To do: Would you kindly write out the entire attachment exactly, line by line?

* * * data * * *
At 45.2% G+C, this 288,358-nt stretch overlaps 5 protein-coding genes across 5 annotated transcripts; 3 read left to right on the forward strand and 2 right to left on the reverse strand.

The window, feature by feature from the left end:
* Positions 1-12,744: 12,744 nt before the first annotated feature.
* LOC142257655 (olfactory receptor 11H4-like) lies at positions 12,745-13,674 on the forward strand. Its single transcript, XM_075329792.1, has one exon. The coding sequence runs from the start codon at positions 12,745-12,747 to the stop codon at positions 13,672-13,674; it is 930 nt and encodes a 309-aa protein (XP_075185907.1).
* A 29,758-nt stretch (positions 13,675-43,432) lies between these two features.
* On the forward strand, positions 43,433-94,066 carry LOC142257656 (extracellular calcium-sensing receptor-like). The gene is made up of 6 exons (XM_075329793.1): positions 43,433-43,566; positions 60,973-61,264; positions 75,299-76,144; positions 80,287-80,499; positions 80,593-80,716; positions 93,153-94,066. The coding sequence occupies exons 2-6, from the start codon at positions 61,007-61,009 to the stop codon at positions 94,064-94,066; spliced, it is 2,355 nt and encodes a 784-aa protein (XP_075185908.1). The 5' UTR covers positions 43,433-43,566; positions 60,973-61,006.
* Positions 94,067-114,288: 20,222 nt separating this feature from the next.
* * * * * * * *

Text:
At 45.2% G+C, this 288,358-nt stretch overlaps 5 protein-coding genes across 5 annotated transcripts; 3 read left to right on the forward strand and 2 right to left on the reverse strand.

The window, feature by feature from the left end:
* Positions 1-12,744: 12,744 nt before the first annotated feature.
* LOC142257655 (olfactory receptor 11H4-like) lies at positions 12,745-13,674 on the forward strand. Its single transcript, XM_075329792.1, has one exon. The coding sequence runs from the start codon at positions 12,745-12,747 to the stop codon at positions 13,672-13,674; it is 930 nt and encodes a 309-aa protein (XP_075185907.1).
* A 29,758-nt stretch (positions 13,675-43,432) lies between these two features.
* On the forward strand, positions 43,433-94,066 carry LOC142257656 (extracellular calcium-sensing receptor-like). The gene is made up of 6 exons (XM_075329793.1): positions 43,433-43,566; positions 60,973-61,264; positions 75,299-76,144; positions 80,287-80,499; positions 80,593-80,716; positions 93,153-94,066. The coding sequence occupies exons 2-6, from the start codon at positions 61,007-61,009 to the stop codon at positions 94,064-94,066; spliced, it is 2,355 nt and encodes a 784-aa protein (XP_075185908.1). The 5' UTR covers positions 43,433-43,566; positions 60,973-61,006.
* Positions 94,067-114,288: 20,222 nt separating this feature from the next.